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From My Head To Hers

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Published on Jul 25, 2016

I'm so excited to finally share my documentary, "From My Head To Hers", with you. This project has been over a year long journey, from donating my hair to meeting Kenzie to traveling to Italy all the way to screening the film at numerous film festivals. Please let me know what you think of the film, and most importantly, share the film with your friends and family via Facebook, Twitter, or email. Many people know about the hair donation process, but don't see what happens after they donate their hair, and now they finally have a chance. Wigs For Kids has been creating custom-made hairpieces to families in need for free for decades. They depend on the hair donations that they receive and any financial contribution. To donate a ponytail to Wigs For Kids, go to: http://www.wigsforkids.org/donate-a-p..., and to give a financial donation, go to: http://www.wigsforkids.org/financial-...

Sincerely,
Maria Alvarez

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Winner of a Google Breakthrough in Technology Award, Maria Alvarez’s film “From My Head to Hers” documents the process of creating a Hair Replacement System from Wigs for Kids – from hair donor to recipient and everything in between.

Follow along as we meet Kenzie, who was diagnosed with Alopecia at 9 months old. She has lost all her hair, as Alopecia means the immune system attacks hair follicles, labeling them “invaders.” Kenzie, who loves doing hair but doesn’t have any of her own, has applied for a hairpiece from Wigs for Kids. She’s received a fitting for a custom cap that her wig will be created from and is now waiting for it to be created.

Meanwhile, Maria Alvarez, an aspiring filmmaker, decides to make a difference and document her experience. She cuts off 14 inches of her long locks, and devotes herself to visiting the facility in Italy where her hair will be transformed into a custom hairpiece made just for Kenzie.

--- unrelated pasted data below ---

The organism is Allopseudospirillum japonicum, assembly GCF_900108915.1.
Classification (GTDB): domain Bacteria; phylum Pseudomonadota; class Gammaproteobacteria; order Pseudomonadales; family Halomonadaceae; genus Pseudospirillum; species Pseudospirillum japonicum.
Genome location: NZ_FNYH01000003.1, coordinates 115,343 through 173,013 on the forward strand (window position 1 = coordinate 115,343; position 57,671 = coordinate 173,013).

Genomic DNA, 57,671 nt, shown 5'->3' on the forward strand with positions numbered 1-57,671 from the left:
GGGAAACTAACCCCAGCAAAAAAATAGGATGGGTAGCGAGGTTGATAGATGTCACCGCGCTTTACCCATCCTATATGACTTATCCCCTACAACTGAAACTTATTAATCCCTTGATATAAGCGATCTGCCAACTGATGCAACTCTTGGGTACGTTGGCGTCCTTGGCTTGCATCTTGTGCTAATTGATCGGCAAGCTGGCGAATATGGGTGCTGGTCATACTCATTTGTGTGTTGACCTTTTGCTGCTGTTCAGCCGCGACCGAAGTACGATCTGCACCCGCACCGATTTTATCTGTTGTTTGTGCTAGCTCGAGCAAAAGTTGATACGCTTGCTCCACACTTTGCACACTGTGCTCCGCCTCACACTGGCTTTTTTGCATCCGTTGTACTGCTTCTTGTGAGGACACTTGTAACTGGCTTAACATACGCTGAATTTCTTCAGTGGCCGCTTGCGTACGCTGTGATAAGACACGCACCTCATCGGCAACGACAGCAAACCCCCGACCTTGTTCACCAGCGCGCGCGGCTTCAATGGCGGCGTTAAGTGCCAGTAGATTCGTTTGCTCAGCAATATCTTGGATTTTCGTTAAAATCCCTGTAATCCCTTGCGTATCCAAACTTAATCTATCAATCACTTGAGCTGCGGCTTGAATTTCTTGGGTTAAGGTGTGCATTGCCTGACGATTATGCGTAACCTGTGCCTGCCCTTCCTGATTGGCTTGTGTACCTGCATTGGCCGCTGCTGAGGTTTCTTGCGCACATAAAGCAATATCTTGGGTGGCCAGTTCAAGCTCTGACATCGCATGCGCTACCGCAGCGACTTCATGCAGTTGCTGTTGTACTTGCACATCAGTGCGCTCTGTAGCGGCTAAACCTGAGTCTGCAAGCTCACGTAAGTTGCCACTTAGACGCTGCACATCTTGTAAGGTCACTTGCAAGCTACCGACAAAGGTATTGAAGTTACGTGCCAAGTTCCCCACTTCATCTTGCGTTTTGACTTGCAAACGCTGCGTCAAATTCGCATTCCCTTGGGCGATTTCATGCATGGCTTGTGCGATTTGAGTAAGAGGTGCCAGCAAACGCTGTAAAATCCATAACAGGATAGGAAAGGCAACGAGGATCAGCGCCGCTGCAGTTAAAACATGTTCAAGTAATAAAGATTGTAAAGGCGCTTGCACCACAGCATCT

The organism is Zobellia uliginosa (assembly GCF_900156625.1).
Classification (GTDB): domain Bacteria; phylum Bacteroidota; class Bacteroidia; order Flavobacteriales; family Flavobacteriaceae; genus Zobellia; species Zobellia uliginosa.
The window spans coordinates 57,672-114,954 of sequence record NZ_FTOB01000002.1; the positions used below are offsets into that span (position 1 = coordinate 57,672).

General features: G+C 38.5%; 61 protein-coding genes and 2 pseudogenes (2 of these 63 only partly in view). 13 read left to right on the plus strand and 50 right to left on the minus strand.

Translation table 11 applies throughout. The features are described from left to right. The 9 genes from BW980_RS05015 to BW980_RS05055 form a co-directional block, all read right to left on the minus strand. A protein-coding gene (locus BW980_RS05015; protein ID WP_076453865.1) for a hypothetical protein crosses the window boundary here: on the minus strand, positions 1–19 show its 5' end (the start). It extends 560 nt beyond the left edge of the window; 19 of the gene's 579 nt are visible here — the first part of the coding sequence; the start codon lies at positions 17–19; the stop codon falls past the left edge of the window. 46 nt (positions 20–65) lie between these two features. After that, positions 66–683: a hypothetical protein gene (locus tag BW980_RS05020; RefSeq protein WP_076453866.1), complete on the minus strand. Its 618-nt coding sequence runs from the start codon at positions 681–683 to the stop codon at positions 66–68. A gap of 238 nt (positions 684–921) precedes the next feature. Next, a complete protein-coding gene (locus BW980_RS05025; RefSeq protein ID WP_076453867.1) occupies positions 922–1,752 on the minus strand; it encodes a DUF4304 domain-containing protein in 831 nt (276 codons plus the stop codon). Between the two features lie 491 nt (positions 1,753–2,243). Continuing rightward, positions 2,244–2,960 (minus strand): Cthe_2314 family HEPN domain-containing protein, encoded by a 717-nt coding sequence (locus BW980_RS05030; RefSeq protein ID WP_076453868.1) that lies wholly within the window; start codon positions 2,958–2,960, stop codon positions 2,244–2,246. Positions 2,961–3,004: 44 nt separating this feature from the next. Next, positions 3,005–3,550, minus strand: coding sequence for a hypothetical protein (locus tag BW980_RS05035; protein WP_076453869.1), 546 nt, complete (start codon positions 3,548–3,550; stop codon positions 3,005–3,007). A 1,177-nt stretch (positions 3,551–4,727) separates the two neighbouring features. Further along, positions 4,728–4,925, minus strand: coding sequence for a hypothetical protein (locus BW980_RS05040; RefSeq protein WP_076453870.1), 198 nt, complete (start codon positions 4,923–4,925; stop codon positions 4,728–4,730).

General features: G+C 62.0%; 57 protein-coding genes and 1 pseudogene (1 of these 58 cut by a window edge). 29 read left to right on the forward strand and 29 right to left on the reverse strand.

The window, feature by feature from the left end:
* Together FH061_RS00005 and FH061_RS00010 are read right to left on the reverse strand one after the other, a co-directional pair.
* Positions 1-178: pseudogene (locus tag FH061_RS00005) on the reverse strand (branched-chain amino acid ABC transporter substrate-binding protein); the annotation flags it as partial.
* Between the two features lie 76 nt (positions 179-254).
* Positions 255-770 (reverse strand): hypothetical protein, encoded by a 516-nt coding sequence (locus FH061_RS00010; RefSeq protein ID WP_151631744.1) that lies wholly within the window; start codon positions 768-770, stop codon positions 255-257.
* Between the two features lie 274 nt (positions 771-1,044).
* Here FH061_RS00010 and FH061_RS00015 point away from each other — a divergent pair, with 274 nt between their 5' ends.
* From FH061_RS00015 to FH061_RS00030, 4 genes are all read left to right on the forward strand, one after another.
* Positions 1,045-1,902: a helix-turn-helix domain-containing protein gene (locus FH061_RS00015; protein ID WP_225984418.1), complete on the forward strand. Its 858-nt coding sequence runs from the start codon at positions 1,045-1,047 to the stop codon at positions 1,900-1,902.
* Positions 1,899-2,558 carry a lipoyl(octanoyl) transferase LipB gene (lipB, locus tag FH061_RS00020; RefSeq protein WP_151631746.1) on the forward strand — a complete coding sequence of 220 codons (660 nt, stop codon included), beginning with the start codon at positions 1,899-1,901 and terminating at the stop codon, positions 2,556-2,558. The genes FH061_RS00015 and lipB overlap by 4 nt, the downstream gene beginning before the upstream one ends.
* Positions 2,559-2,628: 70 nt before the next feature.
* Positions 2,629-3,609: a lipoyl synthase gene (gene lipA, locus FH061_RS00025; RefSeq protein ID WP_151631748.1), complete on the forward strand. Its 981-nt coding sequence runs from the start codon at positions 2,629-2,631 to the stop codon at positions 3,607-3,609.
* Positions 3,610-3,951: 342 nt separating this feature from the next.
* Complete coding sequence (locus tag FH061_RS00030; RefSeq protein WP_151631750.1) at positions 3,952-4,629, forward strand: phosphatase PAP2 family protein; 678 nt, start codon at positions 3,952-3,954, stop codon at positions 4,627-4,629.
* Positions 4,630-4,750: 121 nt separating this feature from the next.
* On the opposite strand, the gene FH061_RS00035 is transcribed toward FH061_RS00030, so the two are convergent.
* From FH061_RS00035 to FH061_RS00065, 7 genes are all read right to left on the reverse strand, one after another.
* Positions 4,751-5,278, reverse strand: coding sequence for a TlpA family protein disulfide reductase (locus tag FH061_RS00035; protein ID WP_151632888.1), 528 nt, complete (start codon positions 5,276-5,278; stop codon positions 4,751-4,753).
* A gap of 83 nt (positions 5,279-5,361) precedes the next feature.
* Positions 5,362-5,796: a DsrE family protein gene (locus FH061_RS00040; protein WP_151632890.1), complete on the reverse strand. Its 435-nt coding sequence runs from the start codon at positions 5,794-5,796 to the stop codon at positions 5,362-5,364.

Ms. Alvarez’s stunning film delves into the way the hairpiece manufacturer logs Kenzie’s desired hair color and texture, scalp color and other information to get the wig started. The film shows how an exact replica of Kenzie’s skull is created with 3D printing technology, and a biomedical polymer is developed to simulate the scalp. We see how donated ponytails get blended together and then individually inserted by hand to become Kenzie’s new hairpiece. Watch as Kenzie wears her hairpiece for the first time, and as her mom says she recognizes her daughter’s “happy face.”

Google has recognized this film for highlighting the use of technology to solve a problem and make the world a better place while aspiring to promote diversity in technology. We hope it helps you understand the process behind Wigs for Kids hairpieces – and the reason we continue to create these custom wigs for kids who need them.

Find out about how you can help other kids like Kenzie by donating your hair (http://www.wigsforkids.org/donate-a-p...) or making a financial contribution (http://www.wigsforkids.org/financial-...).

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"Google Breakthrough in Technology" Award at the San Francisco International Film Festival

"Best of the Fest" Award at the Short. Sweet. Film Festival

"Best Direction" Award at the Atlanta Independent Film Festival (Nominated for "Best Cinematography" and "Best Editing")

Screened at the New York City Student Film Showcase

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Director/Cinematographer/Editor: Maria Alvarez

Executive Producers: Sue + Gary Stark, Eric Fisher, Barbara + Dennis Lubin, Deborah Lee, Sandro + Yvette Giorgi

Assistant Cinematographer: Patrick Miller

Technical Assistant: Fadi Kdayssi

Graphic Designer: Deborah Lee

Special Thanks: Wigs for Kids, Jeffrey Paul, Leslie Zevnik, Cesare Ragazzi Laboratories, Stefano Ospitali, Aquage

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